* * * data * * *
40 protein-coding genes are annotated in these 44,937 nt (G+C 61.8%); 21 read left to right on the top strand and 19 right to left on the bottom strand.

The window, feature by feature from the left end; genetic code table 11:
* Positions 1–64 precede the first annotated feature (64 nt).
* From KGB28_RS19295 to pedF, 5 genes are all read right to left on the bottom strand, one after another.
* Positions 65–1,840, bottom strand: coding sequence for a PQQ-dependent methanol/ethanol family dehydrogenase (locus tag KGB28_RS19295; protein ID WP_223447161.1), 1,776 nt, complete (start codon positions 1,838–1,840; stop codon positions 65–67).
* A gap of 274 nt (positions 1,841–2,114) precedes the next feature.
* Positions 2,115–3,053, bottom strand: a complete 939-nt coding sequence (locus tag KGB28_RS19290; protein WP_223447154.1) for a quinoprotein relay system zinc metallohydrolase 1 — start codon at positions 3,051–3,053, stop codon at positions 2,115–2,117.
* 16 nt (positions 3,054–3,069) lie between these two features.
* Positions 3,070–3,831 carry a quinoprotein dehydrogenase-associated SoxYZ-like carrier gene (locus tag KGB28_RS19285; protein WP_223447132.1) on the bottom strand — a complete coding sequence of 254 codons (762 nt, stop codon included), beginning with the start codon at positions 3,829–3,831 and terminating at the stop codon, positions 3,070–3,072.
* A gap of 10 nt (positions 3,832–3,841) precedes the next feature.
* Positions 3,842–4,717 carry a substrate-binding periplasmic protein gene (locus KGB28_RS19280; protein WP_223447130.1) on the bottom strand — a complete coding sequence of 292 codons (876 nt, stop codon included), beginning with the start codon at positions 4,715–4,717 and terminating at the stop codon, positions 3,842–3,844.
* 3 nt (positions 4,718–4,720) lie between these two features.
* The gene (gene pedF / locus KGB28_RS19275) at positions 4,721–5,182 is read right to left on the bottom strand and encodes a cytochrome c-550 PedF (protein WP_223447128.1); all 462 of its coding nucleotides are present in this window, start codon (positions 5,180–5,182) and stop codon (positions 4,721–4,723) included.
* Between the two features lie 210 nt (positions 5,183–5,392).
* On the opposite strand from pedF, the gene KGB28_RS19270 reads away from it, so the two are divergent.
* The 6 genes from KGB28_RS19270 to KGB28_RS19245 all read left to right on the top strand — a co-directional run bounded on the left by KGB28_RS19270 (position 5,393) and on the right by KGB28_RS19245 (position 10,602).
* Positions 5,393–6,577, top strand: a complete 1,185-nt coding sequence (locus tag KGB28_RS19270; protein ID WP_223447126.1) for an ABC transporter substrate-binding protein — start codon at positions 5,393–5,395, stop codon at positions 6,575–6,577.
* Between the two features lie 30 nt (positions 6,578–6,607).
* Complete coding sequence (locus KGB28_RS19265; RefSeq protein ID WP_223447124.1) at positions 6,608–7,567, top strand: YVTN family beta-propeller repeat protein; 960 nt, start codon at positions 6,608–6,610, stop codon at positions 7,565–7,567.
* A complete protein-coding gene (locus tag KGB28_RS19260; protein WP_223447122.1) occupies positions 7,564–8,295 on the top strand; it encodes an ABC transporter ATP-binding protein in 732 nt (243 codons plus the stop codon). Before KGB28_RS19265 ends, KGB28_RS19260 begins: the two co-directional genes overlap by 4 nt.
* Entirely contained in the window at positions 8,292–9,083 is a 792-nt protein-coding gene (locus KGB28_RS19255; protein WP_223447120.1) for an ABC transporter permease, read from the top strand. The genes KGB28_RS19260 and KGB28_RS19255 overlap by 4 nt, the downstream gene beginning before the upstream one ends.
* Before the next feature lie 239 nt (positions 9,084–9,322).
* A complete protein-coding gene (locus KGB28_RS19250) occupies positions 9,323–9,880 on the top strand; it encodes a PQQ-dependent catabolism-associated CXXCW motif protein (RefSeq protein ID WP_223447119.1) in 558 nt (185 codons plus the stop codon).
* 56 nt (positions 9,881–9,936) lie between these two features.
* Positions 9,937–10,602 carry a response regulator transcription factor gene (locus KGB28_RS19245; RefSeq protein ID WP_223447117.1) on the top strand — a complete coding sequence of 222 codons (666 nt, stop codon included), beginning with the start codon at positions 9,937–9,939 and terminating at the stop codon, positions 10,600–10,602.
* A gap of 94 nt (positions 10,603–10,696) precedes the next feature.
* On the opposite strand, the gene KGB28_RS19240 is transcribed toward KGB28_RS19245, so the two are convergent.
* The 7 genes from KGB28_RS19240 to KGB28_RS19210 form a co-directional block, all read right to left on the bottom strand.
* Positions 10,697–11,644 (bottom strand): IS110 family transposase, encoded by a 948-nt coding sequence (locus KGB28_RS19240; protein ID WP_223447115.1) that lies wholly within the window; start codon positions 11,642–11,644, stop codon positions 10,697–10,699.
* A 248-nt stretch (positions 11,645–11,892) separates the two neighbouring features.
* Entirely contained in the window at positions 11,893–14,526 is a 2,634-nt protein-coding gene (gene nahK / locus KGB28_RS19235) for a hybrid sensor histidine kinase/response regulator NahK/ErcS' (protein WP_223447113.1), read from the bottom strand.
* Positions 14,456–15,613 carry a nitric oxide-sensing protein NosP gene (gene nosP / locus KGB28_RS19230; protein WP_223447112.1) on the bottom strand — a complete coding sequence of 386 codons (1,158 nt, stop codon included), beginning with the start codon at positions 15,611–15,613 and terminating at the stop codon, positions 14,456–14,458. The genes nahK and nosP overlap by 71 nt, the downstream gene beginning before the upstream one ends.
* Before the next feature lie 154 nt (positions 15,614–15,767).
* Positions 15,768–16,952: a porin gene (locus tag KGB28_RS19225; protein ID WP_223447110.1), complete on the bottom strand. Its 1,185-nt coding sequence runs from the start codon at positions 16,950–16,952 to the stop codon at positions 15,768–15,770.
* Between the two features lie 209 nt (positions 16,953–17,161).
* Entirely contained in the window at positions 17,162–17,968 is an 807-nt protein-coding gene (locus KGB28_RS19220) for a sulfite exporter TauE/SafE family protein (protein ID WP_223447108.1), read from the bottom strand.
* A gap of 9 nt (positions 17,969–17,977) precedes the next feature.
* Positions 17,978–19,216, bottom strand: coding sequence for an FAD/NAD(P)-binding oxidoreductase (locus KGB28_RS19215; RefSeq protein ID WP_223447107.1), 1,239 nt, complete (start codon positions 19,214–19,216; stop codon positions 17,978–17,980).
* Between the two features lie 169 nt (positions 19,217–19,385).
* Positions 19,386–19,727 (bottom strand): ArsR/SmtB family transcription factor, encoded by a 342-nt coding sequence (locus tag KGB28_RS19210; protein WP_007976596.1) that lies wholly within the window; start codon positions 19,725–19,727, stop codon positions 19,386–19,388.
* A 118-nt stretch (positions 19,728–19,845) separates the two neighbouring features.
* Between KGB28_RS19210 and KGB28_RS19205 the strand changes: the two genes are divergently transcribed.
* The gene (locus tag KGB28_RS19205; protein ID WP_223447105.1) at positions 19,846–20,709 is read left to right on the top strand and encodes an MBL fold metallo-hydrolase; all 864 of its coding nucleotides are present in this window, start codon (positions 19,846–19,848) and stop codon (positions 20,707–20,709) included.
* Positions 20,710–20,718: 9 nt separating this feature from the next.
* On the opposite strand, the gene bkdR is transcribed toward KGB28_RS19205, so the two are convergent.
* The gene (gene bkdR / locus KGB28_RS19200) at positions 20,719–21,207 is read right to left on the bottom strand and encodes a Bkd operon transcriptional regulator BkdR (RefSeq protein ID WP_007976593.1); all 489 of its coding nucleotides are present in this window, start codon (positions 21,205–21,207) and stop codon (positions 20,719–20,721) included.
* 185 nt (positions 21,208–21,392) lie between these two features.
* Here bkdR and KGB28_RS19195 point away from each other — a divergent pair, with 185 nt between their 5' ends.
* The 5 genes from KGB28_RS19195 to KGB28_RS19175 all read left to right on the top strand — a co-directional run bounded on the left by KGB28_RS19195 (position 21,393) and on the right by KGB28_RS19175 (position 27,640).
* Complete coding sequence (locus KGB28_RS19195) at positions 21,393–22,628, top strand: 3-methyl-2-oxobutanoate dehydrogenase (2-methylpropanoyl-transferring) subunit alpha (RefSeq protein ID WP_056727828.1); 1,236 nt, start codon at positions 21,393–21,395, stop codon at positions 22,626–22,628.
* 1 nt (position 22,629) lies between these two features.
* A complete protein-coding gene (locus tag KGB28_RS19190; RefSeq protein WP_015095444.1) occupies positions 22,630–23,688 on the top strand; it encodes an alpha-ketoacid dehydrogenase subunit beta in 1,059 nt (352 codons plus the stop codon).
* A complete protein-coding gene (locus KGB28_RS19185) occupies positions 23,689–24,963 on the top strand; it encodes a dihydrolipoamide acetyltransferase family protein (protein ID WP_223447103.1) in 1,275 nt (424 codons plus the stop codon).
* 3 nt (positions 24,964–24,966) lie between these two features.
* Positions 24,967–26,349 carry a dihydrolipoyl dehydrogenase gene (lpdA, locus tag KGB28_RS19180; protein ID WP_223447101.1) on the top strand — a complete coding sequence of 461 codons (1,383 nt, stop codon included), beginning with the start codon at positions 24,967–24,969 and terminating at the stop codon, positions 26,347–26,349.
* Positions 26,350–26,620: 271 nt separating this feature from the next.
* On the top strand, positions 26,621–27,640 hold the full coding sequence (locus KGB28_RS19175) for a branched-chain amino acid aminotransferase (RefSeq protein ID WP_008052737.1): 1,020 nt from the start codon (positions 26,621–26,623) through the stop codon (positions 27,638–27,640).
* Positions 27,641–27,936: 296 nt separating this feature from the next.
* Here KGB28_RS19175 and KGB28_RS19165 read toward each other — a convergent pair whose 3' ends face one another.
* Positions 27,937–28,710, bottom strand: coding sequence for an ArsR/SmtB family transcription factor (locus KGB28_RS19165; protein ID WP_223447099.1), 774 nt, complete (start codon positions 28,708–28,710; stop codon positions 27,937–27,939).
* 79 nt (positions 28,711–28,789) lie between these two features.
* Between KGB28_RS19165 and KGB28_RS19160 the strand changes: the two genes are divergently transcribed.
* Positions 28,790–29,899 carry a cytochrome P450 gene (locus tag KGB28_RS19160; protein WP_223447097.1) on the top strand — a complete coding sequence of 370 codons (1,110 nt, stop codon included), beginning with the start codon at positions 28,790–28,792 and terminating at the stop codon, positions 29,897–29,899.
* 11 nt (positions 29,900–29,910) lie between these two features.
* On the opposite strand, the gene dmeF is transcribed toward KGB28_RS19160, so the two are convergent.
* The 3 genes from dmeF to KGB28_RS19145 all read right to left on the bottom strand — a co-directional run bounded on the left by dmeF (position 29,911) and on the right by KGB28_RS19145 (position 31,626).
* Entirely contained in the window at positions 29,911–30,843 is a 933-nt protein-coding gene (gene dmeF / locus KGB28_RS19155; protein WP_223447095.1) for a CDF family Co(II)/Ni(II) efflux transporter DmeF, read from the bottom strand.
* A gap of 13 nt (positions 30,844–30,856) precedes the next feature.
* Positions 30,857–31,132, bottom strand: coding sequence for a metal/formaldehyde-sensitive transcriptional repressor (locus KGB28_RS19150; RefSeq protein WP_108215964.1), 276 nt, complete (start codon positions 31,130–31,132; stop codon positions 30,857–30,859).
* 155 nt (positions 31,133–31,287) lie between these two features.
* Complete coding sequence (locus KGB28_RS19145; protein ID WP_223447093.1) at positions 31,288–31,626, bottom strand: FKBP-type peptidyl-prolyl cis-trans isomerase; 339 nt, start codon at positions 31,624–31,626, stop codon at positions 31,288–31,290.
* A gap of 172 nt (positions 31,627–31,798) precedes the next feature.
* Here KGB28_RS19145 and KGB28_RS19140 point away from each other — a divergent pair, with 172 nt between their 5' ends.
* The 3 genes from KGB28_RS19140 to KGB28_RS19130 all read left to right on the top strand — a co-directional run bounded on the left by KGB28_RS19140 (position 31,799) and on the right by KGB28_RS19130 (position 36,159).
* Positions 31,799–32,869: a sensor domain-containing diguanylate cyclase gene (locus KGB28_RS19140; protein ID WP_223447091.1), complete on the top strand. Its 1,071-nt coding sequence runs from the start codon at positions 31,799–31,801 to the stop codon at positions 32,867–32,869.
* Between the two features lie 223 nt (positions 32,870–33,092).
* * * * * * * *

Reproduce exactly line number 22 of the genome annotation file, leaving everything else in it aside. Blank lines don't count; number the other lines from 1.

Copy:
* Before the next feature lie 239 nt (positions 9,084–9,322).